- 1st Grooming Kit. This all-in-one kit takes care of your child's grooming and wellness, and is ideal when you're travelling.
- Multi-purpose Latch. Here's a deterrent to keep inquisitive kids out of harm's way. The Multi-purpose Latch is perfect for fridges, microwaves and dishwashers.
- Knee Protector. Knee protectors help protect your toddler's knees while crawling.
- Corner Edge Cushions. These are ideal for sharp corners of table and shelves, which toddlers often bump into.
- Child Harness. These "baby reins" are a comfortable way to keep your child close to you when traveling in crowded areas or busy streets.
- Finger Pinch Guard. It prevents small fingers and hands from being pinched or crushed in doors and door hinges
- Expansion Swing Gate. This handy gate prevents toddlers from accessing stairs. The plastic safety rail eliminates openings on top, and a one-hand release latch makes it convenient for adults to operate.
- Secure Sleep Bed Rail. Kids are notorious for rolling off beds in their sleep. This safety rail makes sure they sleep peacefully without going 'bump' in the night
- Fridge Lock. This gadget helps prevent children from opening refrigerators, and has a unique childproof press-lock that's designed for repeated use.
- Push 'n Snap Cabinet Lock. Use this to prevent kids from accessing cabinets that are within their reach. A SecurTech locking system and push-button release ensures freedom from mishaps.
- Spring 'N Release Latches. These locks seal off cabinets and drawers from the prying hands of curious children. They come with a spring-loaded feature that makes them more durable and long-lasting.
- Building the user experience first. The user experience is the product.
- Less is more (eg: less mass and less features = more focus, less code, less cost and less time to production).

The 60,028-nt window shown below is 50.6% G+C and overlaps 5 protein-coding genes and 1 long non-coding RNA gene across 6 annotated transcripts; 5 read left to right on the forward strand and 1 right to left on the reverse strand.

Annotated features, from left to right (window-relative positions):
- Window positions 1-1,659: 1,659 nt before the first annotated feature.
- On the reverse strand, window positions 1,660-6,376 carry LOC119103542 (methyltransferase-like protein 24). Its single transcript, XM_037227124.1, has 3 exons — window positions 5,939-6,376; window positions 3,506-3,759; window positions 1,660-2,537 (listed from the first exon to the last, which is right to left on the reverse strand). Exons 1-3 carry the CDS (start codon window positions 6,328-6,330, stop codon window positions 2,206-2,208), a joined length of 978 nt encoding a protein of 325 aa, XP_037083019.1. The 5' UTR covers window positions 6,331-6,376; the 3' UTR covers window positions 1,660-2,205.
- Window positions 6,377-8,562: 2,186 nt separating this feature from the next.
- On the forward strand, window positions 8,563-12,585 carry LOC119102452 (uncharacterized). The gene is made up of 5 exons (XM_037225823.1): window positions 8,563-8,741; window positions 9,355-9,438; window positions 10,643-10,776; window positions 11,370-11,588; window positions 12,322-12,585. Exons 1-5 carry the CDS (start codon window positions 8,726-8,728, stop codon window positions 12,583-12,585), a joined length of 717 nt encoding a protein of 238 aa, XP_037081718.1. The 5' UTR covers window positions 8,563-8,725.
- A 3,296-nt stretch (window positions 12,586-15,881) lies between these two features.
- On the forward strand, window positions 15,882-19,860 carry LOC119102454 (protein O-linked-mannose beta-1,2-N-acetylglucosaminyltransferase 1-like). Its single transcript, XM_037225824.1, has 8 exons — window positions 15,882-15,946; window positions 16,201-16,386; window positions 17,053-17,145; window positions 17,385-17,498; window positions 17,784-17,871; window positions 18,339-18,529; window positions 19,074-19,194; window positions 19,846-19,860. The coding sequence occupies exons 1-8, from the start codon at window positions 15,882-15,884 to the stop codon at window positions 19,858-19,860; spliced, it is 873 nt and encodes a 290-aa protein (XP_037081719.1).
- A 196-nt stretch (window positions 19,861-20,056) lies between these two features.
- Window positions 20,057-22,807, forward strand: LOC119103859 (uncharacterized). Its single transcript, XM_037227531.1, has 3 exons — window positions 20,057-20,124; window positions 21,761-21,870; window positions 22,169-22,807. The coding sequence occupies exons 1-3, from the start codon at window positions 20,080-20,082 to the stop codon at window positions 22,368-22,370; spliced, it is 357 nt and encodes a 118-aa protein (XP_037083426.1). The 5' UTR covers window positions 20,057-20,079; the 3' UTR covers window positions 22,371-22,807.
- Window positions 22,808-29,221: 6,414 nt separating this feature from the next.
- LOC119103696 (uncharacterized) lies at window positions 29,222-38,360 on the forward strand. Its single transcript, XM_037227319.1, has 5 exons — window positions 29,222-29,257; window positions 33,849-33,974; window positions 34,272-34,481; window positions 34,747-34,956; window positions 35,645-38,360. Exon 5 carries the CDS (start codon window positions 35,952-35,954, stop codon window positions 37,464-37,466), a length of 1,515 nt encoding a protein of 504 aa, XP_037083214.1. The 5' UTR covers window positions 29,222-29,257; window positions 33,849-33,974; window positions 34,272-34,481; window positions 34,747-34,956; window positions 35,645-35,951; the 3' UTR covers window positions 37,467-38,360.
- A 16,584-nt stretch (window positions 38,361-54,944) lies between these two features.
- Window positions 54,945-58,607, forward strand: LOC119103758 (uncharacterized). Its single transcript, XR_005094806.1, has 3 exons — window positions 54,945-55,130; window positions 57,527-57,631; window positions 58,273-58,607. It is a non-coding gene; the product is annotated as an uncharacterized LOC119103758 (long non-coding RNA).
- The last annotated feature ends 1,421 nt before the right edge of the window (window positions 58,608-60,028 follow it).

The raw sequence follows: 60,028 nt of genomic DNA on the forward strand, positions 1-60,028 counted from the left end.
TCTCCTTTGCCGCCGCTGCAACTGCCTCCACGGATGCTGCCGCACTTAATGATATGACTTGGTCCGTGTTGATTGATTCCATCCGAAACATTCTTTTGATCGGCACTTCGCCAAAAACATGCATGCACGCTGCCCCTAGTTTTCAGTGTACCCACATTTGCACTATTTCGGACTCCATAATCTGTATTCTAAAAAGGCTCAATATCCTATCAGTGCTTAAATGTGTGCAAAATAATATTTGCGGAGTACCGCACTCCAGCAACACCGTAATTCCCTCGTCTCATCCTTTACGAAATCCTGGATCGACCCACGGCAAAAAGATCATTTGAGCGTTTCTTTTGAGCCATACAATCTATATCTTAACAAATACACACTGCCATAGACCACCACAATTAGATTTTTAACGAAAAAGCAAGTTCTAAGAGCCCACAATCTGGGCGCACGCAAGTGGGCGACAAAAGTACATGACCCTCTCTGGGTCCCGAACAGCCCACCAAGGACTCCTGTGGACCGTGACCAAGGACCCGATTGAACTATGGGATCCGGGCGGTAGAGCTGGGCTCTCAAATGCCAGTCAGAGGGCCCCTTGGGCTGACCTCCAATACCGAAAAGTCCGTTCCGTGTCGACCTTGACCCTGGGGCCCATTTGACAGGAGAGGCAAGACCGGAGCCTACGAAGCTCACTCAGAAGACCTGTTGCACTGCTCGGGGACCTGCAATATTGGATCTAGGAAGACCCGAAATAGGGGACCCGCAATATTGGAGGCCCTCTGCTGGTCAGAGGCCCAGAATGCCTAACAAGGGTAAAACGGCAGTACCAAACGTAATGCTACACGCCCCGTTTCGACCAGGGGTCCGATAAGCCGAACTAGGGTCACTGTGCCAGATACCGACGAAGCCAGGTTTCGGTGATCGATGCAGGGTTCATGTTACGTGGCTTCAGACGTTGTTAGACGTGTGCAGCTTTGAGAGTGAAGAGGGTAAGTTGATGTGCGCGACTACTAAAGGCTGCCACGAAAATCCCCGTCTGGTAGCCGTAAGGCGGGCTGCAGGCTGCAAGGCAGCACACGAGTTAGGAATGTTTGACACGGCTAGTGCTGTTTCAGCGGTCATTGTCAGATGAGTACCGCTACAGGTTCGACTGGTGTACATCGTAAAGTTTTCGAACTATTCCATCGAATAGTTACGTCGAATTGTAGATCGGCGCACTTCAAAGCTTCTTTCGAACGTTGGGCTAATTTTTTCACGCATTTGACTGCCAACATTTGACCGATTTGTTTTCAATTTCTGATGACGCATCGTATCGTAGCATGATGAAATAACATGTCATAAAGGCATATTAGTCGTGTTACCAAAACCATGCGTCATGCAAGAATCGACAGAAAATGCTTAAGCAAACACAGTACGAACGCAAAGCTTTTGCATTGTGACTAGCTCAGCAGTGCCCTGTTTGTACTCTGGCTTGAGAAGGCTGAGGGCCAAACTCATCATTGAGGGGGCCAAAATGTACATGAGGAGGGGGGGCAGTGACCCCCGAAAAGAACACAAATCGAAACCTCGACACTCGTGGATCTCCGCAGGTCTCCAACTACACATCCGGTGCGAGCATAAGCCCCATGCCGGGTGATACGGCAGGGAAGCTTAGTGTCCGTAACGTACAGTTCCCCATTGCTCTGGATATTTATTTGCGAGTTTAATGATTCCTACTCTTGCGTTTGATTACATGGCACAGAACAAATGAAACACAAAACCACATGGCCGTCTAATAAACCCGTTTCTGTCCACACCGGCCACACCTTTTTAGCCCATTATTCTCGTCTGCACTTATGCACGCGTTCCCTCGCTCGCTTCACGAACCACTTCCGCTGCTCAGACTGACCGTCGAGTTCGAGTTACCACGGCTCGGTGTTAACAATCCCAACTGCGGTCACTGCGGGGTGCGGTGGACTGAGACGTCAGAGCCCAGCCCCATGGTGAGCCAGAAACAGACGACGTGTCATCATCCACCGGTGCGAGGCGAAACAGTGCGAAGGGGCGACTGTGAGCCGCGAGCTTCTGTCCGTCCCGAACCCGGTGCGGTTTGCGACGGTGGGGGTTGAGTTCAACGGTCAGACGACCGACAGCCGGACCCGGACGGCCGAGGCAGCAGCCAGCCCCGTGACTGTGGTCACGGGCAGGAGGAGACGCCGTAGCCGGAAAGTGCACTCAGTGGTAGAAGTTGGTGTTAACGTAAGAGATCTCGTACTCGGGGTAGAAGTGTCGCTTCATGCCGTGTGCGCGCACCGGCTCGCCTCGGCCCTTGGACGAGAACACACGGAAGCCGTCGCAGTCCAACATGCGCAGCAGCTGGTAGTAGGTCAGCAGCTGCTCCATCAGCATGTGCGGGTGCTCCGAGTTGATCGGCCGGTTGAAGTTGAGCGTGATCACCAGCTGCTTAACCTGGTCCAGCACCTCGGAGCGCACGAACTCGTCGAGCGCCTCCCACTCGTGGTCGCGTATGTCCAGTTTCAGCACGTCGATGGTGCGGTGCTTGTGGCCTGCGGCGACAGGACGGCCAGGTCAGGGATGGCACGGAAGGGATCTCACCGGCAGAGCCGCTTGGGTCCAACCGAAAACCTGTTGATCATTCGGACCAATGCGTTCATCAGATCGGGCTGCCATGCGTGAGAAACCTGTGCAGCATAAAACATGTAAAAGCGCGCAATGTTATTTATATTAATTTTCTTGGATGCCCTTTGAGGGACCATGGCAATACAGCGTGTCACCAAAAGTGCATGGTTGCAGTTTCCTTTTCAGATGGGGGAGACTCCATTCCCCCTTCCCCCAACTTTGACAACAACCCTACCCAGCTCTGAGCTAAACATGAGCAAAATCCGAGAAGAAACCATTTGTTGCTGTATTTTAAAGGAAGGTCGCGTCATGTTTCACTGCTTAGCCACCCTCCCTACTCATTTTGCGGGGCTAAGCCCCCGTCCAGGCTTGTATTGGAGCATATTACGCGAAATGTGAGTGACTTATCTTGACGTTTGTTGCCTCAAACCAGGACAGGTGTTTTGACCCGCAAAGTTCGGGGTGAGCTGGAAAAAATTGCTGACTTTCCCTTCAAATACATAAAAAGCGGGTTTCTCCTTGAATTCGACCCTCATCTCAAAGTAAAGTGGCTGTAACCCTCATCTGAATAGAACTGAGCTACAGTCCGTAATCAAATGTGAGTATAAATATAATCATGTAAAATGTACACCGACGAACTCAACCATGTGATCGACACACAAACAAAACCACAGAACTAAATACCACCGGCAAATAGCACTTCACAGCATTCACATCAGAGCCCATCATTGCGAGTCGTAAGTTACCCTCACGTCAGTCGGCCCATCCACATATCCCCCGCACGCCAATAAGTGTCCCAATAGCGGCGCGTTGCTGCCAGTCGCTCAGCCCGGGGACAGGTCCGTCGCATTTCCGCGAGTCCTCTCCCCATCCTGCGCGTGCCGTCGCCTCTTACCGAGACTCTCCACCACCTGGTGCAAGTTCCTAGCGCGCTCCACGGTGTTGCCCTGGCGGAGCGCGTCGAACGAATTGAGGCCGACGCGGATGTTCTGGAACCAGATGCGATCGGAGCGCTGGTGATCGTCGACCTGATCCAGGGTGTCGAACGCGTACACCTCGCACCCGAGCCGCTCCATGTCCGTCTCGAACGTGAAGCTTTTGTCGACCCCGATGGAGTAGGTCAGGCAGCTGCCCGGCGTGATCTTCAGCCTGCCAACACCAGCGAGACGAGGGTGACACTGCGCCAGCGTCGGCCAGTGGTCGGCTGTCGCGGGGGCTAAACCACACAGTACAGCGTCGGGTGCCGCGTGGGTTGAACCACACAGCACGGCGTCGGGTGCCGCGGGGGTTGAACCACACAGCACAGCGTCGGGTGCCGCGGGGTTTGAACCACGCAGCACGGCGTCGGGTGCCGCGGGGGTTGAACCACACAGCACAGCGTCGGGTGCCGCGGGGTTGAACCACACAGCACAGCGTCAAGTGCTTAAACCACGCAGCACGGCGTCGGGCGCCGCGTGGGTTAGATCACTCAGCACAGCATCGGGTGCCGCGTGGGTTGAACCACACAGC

- Iterate, iterate, iterate!
- The devil is in the detail.
- Design precedes development - always.
- Design, and products, are never finished - Kaizen (a Japanese concept of continuous improvement) drives freshness and innovation.
What excites you most about your work?
First, there's no set formula to getting the web "right", so figuring out how to crack it is incredibly exciting. Second, I work with a great set of web professionals which is both awesome and a privilege. Third, knowing that we have the opportunity to make a profound impact on the web for millions of our users, our many businesses and the region at large, is a trip by itself.
What has been the biggest challenge so far?
Hiring. Finding and recruiting high quality web talent isn't easy; we're constantly on the lookout for fresh talent and eager, brilliant minds.
The Landmark Group Toastmasters - "LMG TMs", for short - meet regularly to share prepared and impromptu talks on assigned topics; encourage, exchange and help develop each other's presentations; improve grammar, vocabulary and pronunciation; and generally loosen our ties (and tighten our public speaking skills) in an environment of shared camaraderie where everyone is welcome. There is no instructor; instead, we take turns in facilitating meetings and documenting minutes, which allows us to be on equal footing and experience various roles. Group members include colleagues, co-workers and employees across brands, territories and job functions, so being a part of Toastmasters is also a great way to get to know each other on a more personal level.